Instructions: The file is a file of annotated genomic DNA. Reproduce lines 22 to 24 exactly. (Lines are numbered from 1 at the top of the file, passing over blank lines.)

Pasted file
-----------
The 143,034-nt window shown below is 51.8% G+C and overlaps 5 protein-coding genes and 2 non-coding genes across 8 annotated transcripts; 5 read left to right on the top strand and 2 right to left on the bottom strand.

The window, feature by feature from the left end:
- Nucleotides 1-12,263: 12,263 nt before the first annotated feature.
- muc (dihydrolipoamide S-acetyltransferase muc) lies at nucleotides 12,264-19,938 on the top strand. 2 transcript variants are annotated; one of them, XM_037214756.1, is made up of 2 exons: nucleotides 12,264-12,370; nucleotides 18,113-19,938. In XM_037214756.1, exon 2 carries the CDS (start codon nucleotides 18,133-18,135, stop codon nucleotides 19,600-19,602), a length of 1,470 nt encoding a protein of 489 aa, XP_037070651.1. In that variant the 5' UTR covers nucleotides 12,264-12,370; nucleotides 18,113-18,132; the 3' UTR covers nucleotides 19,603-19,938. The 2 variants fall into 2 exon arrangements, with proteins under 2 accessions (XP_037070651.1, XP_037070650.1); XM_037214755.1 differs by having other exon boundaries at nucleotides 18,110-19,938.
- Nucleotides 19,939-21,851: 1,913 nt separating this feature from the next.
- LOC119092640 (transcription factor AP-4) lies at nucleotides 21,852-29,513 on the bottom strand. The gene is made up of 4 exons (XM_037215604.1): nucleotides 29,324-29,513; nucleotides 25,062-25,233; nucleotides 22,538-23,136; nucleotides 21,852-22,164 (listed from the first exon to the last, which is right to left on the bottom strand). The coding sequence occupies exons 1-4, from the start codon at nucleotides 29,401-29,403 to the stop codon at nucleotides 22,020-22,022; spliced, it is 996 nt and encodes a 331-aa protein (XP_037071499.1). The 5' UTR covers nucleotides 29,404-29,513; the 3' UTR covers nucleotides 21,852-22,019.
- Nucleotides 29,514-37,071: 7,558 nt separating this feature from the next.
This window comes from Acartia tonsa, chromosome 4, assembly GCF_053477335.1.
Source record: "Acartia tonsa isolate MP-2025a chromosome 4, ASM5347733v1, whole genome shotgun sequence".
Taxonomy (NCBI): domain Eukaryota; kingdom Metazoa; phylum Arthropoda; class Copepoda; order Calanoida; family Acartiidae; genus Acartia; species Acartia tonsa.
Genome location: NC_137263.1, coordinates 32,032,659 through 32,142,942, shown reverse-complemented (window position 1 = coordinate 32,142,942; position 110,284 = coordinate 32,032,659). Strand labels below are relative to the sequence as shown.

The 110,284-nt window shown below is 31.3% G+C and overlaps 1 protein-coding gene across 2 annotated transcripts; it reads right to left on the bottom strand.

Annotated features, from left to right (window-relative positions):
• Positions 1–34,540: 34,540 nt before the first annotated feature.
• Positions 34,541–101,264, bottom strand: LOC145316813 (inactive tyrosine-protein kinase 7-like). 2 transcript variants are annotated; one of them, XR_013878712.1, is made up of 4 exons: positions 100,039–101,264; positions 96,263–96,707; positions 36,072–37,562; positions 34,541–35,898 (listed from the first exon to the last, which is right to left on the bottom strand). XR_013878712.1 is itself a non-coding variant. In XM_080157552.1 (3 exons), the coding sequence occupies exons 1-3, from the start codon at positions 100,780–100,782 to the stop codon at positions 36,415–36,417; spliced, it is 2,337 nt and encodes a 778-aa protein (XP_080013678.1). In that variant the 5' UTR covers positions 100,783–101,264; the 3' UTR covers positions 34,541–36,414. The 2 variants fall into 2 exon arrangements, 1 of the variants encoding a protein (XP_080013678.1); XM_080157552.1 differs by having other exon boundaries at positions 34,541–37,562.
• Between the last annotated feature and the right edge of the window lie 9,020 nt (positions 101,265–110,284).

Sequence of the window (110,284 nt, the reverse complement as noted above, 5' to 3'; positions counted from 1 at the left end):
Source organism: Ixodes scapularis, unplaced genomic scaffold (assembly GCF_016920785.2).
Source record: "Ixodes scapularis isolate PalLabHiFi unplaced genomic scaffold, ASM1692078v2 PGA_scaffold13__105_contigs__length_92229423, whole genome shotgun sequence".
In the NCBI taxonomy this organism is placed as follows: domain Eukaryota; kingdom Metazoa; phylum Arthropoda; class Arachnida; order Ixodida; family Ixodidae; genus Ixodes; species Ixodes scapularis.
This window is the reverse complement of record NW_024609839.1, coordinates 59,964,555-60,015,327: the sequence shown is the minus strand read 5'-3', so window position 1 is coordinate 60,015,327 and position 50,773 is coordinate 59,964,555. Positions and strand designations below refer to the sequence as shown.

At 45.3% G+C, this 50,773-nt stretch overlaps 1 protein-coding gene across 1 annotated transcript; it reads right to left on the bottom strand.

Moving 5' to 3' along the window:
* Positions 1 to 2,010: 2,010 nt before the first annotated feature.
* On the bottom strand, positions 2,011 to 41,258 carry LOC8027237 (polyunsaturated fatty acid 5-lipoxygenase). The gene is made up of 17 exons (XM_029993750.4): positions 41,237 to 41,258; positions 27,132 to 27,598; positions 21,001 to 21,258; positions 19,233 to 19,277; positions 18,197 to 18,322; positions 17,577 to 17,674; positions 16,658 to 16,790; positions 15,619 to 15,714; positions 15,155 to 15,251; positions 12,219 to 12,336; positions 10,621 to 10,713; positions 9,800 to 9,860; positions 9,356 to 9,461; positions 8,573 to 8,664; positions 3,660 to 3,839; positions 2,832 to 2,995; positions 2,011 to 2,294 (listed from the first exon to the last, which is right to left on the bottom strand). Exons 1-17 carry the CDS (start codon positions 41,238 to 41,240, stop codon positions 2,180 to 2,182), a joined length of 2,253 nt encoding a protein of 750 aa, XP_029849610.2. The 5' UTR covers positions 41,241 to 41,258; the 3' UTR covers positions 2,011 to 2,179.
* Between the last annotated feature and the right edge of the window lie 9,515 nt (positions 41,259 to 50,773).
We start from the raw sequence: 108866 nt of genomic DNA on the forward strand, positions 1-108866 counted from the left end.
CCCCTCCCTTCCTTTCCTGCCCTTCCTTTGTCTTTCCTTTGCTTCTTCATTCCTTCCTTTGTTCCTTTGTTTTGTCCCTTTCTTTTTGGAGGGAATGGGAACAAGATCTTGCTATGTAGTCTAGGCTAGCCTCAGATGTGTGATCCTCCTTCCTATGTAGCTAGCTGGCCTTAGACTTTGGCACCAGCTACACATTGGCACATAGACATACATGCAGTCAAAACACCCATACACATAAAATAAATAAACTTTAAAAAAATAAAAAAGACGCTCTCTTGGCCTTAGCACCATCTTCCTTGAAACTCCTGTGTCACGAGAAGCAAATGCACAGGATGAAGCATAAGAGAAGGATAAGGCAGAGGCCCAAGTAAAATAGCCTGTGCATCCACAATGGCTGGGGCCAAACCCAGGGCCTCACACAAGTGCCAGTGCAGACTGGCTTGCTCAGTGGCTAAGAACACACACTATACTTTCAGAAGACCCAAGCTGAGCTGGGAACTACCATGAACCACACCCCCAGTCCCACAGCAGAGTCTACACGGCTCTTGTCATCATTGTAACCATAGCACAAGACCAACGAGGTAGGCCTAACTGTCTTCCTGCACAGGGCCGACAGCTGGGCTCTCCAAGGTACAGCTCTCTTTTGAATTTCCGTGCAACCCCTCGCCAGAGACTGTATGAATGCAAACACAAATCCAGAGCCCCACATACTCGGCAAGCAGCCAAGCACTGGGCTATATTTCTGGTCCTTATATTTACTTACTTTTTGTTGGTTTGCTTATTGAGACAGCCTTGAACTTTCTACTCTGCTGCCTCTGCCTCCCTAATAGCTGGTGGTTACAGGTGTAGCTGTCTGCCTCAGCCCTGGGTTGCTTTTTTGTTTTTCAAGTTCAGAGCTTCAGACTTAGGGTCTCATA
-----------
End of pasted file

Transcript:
At 45.3% G+C, this 50,773-nt stretch overlaps 1 protein-coding gene across 1 annotated transcript; it reads right to left on the bottom strand.

Moving 5' to 3' along the window:
* Positions 1 to 2,010: 2,010 nt before the first annotated feature.